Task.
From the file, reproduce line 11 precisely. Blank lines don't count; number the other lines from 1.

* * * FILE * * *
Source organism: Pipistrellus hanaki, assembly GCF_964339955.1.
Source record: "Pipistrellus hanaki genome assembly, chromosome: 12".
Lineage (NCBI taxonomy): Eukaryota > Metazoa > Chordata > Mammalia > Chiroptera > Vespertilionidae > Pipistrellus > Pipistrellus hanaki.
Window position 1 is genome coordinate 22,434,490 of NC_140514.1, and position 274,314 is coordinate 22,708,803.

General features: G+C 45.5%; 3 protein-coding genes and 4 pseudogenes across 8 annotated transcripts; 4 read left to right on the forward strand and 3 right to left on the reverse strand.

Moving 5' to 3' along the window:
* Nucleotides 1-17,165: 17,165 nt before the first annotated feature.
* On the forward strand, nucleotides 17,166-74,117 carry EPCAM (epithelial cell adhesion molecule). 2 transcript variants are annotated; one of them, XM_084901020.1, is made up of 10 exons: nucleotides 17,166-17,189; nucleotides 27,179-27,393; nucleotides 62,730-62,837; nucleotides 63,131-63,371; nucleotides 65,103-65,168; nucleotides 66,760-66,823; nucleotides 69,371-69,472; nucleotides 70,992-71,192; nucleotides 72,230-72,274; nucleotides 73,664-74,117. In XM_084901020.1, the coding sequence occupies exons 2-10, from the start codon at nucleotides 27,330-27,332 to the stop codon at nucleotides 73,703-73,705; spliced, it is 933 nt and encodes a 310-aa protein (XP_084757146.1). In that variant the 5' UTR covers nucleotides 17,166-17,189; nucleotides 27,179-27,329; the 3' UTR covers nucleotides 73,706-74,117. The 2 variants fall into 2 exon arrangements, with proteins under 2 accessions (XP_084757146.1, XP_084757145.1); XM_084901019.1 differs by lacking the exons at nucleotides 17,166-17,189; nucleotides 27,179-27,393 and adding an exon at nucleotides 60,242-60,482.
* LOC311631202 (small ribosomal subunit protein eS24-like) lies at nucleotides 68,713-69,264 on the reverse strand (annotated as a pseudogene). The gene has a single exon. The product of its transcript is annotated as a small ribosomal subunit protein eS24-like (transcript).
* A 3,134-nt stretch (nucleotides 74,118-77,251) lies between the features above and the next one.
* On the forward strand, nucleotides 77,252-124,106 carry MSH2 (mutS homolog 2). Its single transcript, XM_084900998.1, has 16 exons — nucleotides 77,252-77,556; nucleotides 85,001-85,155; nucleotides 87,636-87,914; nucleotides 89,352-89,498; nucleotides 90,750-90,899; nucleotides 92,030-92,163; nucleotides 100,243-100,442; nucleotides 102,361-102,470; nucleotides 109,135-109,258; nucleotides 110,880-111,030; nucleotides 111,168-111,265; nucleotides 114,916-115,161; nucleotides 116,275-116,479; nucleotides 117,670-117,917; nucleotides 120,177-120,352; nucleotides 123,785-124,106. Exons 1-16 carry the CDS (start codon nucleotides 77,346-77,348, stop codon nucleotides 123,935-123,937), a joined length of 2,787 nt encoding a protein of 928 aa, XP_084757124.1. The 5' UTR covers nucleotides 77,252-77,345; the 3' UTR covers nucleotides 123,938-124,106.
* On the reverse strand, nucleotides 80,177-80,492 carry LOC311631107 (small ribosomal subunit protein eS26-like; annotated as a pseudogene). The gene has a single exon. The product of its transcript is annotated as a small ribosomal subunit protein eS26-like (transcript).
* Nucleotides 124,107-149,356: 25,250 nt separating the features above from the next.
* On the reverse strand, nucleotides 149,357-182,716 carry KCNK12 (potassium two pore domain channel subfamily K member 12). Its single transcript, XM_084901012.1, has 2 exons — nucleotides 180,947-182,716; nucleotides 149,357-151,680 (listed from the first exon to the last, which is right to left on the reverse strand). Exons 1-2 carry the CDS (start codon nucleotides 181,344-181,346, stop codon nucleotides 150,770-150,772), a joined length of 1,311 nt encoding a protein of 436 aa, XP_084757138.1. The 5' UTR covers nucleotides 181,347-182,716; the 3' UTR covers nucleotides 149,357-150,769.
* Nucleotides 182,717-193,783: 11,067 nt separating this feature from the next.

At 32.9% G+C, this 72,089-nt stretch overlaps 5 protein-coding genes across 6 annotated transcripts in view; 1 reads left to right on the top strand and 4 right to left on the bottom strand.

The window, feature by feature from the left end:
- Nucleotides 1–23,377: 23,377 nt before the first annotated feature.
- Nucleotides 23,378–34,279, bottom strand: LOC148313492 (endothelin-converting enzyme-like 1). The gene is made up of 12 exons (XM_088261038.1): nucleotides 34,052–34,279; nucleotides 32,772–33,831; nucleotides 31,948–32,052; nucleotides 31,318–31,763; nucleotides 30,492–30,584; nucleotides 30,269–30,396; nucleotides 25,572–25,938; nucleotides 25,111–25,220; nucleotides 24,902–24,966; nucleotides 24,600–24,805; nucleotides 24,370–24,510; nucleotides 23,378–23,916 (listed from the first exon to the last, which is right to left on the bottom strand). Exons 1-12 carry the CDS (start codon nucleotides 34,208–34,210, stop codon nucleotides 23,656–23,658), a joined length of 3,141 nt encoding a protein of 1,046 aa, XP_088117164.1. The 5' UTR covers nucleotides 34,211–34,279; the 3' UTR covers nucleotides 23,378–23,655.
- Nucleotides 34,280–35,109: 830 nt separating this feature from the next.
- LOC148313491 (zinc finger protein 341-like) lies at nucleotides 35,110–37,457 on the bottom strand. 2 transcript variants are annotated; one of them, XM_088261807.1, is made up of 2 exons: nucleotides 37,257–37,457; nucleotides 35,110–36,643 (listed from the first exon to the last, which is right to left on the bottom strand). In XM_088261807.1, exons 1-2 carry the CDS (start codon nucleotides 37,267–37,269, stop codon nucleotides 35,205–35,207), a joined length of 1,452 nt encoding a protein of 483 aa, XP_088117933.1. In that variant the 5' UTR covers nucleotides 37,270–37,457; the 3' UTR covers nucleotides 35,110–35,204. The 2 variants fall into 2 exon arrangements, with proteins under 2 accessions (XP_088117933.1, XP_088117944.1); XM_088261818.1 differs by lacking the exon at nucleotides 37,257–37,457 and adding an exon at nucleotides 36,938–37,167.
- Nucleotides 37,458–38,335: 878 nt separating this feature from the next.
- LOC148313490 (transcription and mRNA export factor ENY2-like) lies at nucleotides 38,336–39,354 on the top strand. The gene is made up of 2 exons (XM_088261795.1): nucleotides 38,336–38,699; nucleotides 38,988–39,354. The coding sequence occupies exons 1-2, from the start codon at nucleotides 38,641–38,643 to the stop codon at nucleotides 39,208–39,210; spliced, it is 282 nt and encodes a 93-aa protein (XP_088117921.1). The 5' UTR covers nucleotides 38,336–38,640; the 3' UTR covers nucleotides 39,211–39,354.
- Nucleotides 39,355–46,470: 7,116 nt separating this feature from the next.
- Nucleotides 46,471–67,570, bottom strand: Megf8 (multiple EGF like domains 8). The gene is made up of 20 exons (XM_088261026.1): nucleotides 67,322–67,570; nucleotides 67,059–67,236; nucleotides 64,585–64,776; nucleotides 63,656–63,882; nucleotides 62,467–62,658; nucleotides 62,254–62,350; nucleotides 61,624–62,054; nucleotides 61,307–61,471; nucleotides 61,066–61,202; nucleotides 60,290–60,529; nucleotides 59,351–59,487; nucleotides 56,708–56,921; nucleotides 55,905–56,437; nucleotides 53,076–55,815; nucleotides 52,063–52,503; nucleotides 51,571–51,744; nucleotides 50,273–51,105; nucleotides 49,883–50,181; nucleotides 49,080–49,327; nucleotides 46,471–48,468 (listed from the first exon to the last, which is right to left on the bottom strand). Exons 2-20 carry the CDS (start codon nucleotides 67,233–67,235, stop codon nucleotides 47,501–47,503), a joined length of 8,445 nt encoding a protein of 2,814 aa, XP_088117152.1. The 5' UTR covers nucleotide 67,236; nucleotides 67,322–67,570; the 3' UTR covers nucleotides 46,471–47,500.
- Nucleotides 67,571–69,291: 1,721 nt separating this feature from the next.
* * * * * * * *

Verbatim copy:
* On the forward strand, nucleotides 77,252-124,106 carry MSH2 (mutS homolog 2). Its single transcript, XM_084900998.1, has 16 exons — nucleotides 77,252-77,556; nucleotides 85,001-85,155; nucleotides 87,636-87,914; nucleotides 89,352-89,498; nucleotides 90,750-90,899; nucleotides 92,030-92,163; nucleotides 100,243-100,442; nucleotides 102,361-102,470; nucleotides 109,135-109,258; nucleotides 110,880-111,030; nucleotides 111,168-111,265; nucleotides 114,916-115,161; nucleotides 116,275-116,479; nucleotides 117,670-117,917; nucleotides 120,177-120,352; nucleotides 123,785-124,106. Exons 1-16 carry the CDS (start codon nucleotides 77,346-77,348, stop codon nucleotides 123,935-123,937), a joined length of 2,787 nt encoding a protein of 928 aa, XP_084757124.1. The 5' UTR covers nucleotides 77,252-77,345; the 3' UTR covers nucleotides 123,938-124,106.